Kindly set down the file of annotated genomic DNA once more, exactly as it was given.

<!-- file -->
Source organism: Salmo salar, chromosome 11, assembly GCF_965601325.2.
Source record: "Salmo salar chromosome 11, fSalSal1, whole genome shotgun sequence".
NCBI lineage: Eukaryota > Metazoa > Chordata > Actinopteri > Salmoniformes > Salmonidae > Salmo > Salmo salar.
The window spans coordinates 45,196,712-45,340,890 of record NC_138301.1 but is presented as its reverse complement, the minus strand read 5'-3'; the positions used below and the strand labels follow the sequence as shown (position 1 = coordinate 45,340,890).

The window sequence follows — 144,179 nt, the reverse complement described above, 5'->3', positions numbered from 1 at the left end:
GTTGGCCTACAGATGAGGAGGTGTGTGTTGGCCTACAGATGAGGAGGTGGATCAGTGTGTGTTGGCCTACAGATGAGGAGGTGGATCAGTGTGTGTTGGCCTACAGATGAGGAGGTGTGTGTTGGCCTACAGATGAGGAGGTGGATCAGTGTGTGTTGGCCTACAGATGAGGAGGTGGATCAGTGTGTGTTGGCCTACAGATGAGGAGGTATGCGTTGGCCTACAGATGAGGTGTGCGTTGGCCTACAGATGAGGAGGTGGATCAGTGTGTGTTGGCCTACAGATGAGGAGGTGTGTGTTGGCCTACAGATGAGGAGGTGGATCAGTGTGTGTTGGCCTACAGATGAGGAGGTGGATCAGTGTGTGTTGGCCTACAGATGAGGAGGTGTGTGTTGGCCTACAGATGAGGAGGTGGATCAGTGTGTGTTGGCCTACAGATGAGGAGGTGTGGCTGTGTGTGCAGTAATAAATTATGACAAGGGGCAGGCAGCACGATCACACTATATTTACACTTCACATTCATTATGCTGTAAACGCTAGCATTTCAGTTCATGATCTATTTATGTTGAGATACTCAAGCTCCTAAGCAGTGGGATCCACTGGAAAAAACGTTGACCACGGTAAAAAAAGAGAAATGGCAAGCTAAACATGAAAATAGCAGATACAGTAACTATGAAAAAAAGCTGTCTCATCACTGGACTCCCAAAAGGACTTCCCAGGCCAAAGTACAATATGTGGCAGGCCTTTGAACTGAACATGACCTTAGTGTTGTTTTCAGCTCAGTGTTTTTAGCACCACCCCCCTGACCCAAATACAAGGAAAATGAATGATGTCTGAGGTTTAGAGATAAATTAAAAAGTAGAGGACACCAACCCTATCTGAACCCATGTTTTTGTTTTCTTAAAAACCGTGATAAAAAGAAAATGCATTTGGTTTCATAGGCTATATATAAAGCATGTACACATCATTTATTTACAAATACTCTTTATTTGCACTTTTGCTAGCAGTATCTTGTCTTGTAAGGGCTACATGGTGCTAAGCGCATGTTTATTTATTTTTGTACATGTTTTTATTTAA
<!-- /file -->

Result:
Source organism: Salmo salar, chromosome 11, assembly GCF_965601325.2.
Source record: "Salmo salar chromosome 11, fSalSal1, whole genome shotgun sequence".
NCBI lineage: Eukaryota > Metazoa > Chordata > Actinopteri > Salmoniformes > Salmonidae > Salmo > Salmo salar.
The window spans coordinates 45,196,712-45,340,890 of record NC_138301.1 but is presented as its reverse complement, the minus strand read 5'-3'; the positions used below and the strand labels follow the sequence as shown (position 1 = coordinate 45,340,890).

The window sequence follows — 144,179 nt, the reverse complement described above, 5'->3', positions numbered from 1 at the left end:
GTTGGCCTACAGATGAGGAGGTGTGTGTTGGCCTACAGATGAGGAGGTGGATCAGTGTGTGTTGGCCTACAGATGAGGAGGTGGATCAGTGTGTGTTGGCCTACAGATGAGGAGGTGTGTGTTGGCCTACAGATGAGGAGGTGGATCAGTGTGTGTTGGCCTACAGATGAGGAGGTGGATCAGTGTGTGTTGGCCTACAGATGAGGAGGTATGCGTTGGCCTACAGATGAGGTGTGCGTTGGCCTACAGATGAGGAGGTGGATCAGTGTGTGTTGGCCTACAGATGAGGAGGTGTGTGTTGGCCTACAGATGAGGAGGTGGATCAGTGTGTGTTGGCCTACAGATGAGGAGGTGGATCAGTGTGTGTTGGCCTACAGATGAGGAGGTGTGTGTTGGCCTACAGATGAGGAGGTGGATCAGTGTGTGTTGGCCTACAGATGAGGAGGTGTGGCTGTGTGTGCAGTAATAAATTATGACAAGGGGCAGGCAGCACGATCACACTATATTTACACTTCACATTCATTATGCTGTAAACGCTAGCATTTCAGTTCATGATCTATTTATGTTGAGATACTCAAGCTCCTAAGCAGTGGGATCCACTGGAAAAAACGTTGACCACGGTAAAAAAAGAGAAATGGCAAGCTAAACATGAAAATAGCAGATACAGTAACTATGAAAAAAAGCTGTCTCATCACTGGACTCCCAAAAGGACTTCCCAGGCCAAAGTACAATATGTGGCAGGCCTTTGAACTGAACATGACCTTAGTGTTGTTTTCAGCTCAGTGTTTTTAGCACCACCCCCCTGACCCAAATACAAGGAAAATGAATGATGTCTGAGGTTTAGAGATAAATTAAAAAGTAGAGGACACCAACCCTATCTGAACCCATGTTTTTGTTTTCTTAAAAACCGTGATAAAAAGAAAATGCATTTGGTTTCATAGGCTATATATAAAGCATGTACACATCATTTATTTACAAATACTCTTTATTTGCACTTTTGCTAGCAGTATCTTGTCTTGTAAGGGCTACATGGTGCTAAGCGCATGTTTATTTATTTTTGTACATGTTTTTATTTAA